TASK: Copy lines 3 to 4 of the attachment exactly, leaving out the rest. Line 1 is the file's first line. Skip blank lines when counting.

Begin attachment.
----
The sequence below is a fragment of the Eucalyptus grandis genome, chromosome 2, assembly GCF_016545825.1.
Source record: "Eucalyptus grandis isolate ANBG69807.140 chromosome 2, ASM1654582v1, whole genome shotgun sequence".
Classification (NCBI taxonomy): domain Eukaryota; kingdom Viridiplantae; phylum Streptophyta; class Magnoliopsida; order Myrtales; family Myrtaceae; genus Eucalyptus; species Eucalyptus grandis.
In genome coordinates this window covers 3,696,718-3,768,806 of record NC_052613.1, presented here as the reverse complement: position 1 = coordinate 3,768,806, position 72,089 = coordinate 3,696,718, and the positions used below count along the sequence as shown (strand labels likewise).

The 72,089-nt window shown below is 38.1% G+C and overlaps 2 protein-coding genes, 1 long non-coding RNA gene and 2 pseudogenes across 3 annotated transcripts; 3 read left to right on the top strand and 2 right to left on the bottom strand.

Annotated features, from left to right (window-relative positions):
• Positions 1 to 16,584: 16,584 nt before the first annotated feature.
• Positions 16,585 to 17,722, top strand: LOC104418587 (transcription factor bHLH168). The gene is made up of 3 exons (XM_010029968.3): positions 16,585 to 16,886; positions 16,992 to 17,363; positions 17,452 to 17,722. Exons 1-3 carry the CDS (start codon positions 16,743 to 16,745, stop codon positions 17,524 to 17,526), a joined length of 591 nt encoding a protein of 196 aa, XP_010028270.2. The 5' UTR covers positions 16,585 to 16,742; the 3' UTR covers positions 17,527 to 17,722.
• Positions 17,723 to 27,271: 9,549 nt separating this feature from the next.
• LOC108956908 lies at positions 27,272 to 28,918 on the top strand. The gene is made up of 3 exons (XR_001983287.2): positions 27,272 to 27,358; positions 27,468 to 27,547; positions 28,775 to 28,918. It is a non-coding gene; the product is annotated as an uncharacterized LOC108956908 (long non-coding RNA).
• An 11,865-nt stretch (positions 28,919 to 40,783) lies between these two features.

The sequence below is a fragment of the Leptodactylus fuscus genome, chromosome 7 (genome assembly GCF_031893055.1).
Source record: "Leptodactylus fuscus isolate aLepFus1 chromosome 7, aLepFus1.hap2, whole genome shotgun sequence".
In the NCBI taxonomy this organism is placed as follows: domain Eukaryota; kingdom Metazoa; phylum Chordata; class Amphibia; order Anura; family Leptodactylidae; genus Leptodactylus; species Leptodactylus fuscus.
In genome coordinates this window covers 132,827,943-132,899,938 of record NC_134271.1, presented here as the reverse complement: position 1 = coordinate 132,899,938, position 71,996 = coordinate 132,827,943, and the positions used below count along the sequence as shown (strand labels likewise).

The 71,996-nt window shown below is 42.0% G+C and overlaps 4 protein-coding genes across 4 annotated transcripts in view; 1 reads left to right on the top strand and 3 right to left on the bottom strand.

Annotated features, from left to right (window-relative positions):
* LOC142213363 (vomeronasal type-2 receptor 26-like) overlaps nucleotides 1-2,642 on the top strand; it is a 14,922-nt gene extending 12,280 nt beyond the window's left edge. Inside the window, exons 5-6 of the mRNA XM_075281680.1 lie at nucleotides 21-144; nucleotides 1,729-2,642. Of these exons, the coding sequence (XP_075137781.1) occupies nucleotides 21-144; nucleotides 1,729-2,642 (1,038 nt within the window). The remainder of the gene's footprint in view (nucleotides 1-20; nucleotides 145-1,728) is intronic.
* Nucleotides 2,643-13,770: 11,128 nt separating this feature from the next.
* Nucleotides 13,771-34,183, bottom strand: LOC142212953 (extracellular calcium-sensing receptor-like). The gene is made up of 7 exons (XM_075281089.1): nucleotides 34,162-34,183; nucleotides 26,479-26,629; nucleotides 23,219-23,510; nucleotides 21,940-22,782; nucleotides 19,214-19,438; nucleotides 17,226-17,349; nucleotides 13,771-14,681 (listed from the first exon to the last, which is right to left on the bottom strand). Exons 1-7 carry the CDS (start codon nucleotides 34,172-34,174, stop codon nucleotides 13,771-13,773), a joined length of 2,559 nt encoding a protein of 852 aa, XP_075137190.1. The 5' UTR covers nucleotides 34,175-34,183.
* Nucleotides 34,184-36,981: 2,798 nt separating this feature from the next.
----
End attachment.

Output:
Classification (NCBI taxonomy): domain Eukaryota; kingdom Viridiplantae; phylum Streptophyta; class Magnoliopsida; order Myrtales; family Myrtaceae; genus Eucalyptus; species Eucalyptus grandis.
In genome coordinates this window covers 3,696,718-3,768,806 of record NC_052613.1, presented here as the reverse complement: position 1 = coordinate 3,768,806, position 72,089 = coordinate 3,696,718, and the positions used below count along the sequence as shown (strand labels likewise).